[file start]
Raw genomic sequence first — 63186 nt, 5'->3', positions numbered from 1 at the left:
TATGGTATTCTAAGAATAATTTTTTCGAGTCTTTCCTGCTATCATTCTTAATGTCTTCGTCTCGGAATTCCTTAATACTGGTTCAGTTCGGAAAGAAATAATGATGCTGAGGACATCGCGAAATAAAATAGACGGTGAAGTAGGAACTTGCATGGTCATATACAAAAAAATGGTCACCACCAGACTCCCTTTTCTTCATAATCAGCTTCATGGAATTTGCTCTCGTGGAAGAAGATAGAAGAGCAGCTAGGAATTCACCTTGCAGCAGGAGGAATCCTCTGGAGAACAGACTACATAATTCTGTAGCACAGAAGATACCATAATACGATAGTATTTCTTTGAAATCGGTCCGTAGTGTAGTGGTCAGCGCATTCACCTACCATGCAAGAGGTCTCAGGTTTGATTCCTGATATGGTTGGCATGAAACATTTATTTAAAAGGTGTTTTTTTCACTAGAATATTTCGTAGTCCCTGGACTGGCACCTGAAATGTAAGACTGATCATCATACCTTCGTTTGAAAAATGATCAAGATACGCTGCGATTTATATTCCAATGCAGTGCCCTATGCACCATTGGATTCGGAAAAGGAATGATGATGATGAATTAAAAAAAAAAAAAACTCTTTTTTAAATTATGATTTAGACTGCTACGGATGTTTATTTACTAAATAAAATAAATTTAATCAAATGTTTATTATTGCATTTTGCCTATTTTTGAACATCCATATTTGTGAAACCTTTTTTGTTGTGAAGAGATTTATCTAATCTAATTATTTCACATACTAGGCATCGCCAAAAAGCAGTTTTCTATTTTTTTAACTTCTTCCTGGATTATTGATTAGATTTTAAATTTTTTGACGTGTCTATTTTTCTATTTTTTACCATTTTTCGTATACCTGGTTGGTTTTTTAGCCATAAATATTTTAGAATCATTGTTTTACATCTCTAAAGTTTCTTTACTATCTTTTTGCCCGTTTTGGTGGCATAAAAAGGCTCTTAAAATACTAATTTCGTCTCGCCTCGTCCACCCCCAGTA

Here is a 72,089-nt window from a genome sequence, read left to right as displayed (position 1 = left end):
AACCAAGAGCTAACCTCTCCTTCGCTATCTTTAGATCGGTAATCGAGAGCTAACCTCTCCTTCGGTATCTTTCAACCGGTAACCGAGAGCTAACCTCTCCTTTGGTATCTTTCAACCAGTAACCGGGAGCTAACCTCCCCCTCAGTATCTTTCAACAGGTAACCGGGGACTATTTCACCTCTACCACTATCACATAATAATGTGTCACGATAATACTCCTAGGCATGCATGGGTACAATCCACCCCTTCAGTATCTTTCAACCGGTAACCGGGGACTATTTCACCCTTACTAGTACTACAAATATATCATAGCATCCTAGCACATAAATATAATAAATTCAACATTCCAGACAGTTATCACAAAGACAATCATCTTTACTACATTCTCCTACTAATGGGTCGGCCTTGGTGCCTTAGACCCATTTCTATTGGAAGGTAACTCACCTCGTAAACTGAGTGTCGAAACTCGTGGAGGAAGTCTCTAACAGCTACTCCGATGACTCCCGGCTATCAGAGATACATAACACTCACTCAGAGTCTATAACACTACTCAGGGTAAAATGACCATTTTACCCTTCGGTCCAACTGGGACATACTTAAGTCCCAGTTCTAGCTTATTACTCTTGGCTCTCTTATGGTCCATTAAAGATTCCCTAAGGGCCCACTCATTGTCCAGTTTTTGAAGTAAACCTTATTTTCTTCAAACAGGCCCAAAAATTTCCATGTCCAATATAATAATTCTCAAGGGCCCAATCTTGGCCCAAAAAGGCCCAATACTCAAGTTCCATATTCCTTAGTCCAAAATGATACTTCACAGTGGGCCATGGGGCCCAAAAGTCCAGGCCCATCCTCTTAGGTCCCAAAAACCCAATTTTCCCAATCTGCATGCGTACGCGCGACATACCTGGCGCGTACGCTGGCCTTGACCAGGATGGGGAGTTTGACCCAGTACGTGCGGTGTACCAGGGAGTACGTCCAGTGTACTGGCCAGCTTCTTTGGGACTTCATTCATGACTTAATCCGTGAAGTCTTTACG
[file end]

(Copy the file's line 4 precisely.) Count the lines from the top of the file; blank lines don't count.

AACCAAGAGCTAACCTCTCCTTCGCTATCTTTAGATCGGTAATCGAGAGCTAACCTCTCCTTCGGTATCTTTCAACCGGTAACCGAGAGCTAACCTCTCCTTTGGTATCTTTCAACCAGTAACCGGGAGCTAACCTCCCCCTCAGTATCTTTCAACAGGTAACCGGGGACTATTTCACCTCTACCACTATCACATAATAATGTGTCACGATAATACTCCTAGGCATGCATGGGTACAATCCACCCCTTCAGTATCTTTCAACCGGTAACCGGGGACTATTTCACCCTTACTAGTACTACAAATATATCATAGCATCCTAGCACATAAATATAATAAATTCAACATTCCAGACAGTTATCACAAAGACAATCATCTTTACTACATTCTCCTACTAATGGGTCGGCCTTGGTGCCTTAGACCCATTTCTATTGGAAGGTAACTCACCTCGTAAACTGAGTGTCGAAACTCGTGGAGGAAGTCTCTAACAGCTACTCCGATGACTCCCGGCTATCAGAGATACATAACACTCACTCAGAGTCTATAACACTACTCAGGGTAAAATGACCATTTTACCCTTCGGTCCAACTGGGACATACTTAAGTCCCAGTTCTAGCTTATTACTCTTGGCTCTCTTATGGTCCATTAAAGATTCCCTAAGGGCCCACTCATTGTCCAGTTTTTGAAGTAAACCTTATTTTCTTCAAACAGGCCCAAAAATTTCCATGTCCAATATAATAATTCTCAAGGGCCCAATCTTGGCCCAAAAAGGCCCAATACTCAAGTTCCATATTCCTTAGTCCAAAATGATACTTCACAGTGGGCCATGGGGCCCAAAAGTCCAGGCCCATCCTCTTAGGTCCCAAAAACCCAATTTTCCCAATCTGCATGCGTACGCGCGACATACCTGGCGCGTACGCTGGCCTTGACCAGGATGGGGAGTTTGACCCAGTACGTGCGGTGTACCAGGGAGTACGTCCAGTGTACTGGCCAGCTTCTTTGGGACTTCATTCATGACTTAATCCGTGAAGTCTTTACG